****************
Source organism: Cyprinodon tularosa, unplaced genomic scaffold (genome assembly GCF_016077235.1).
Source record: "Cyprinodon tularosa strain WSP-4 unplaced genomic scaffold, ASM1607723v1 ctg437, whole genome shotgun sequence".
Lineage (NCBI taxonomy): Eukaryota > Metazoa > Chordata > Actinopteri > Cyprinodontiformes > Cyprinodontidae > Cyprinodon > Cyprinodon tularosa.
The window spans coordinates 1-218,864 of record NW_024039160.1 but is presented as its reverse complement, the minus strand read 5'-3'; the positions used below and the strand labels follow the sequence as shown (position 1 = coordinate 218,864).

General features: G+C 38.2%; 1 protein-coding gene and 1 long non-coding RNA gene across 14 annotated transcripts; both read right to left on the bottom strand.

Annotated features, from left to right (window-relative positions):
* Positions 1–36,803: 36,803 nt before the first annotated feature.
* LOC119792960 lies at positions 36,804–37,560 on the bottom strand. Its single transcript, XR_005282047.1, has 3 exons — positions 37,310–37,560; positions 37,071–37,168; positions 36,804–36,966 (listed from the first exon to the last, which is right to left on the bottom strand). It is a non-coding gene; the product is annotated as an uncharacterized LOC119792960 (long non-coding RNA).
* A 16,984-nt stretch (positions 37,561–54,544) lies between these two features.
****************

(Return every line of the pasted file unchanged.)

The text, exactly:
Source organism: Cyprinodon tularosa, unplaced genomic scaffold (genome assembly GCF_016077235.1).
Source record: "Cyprinodon tularosa strain WSP-4 unplaced genomic scaffold, ASM1607723v1 ctg437, whole genome shotgun sequence".
Lineage (NCBI taxonomy): Eukaryota > Metazoa > Chordata > Actinopteri > Cyprinodontiformes > Cyprinodontidae > Cyprinodon > Cyprinodon tularosa.
The window spans coordinates 1-218,864 of record NW_024039160.1 but is presented as its reverse complement, the minus strand read 5'-3'; the positions used below and the strand labels follow the sequence as shown (position 1 = coordinate 218,864).

General features: G+C 38.2%; 1 protein-coding gene and 1 long non-coding RNA gene across 14 annotated transcripts; both read right to left on the bottom strand.

Annotated features, from left to right (window-relative positions):
* Positions 1–36,803: 36,803 nt before the first annotated feature.
* LOC119792960 lies at positions 36,804–37,560 on the bottom strand. Its single transcript, XR_005282047.1, has 3 exons — positions 37,310–37,560; positions 37,071–37,168; positions 36,804–36,966 (listed from the first exon to the last, which is right to left on the bottom strand). It is a non-coding gene; the product is annotated as an uncharacterized LOC119792960 (long non-coding RNA).
* A 16,984-nt stretch (positions 37,561–54,544) lies between these two features.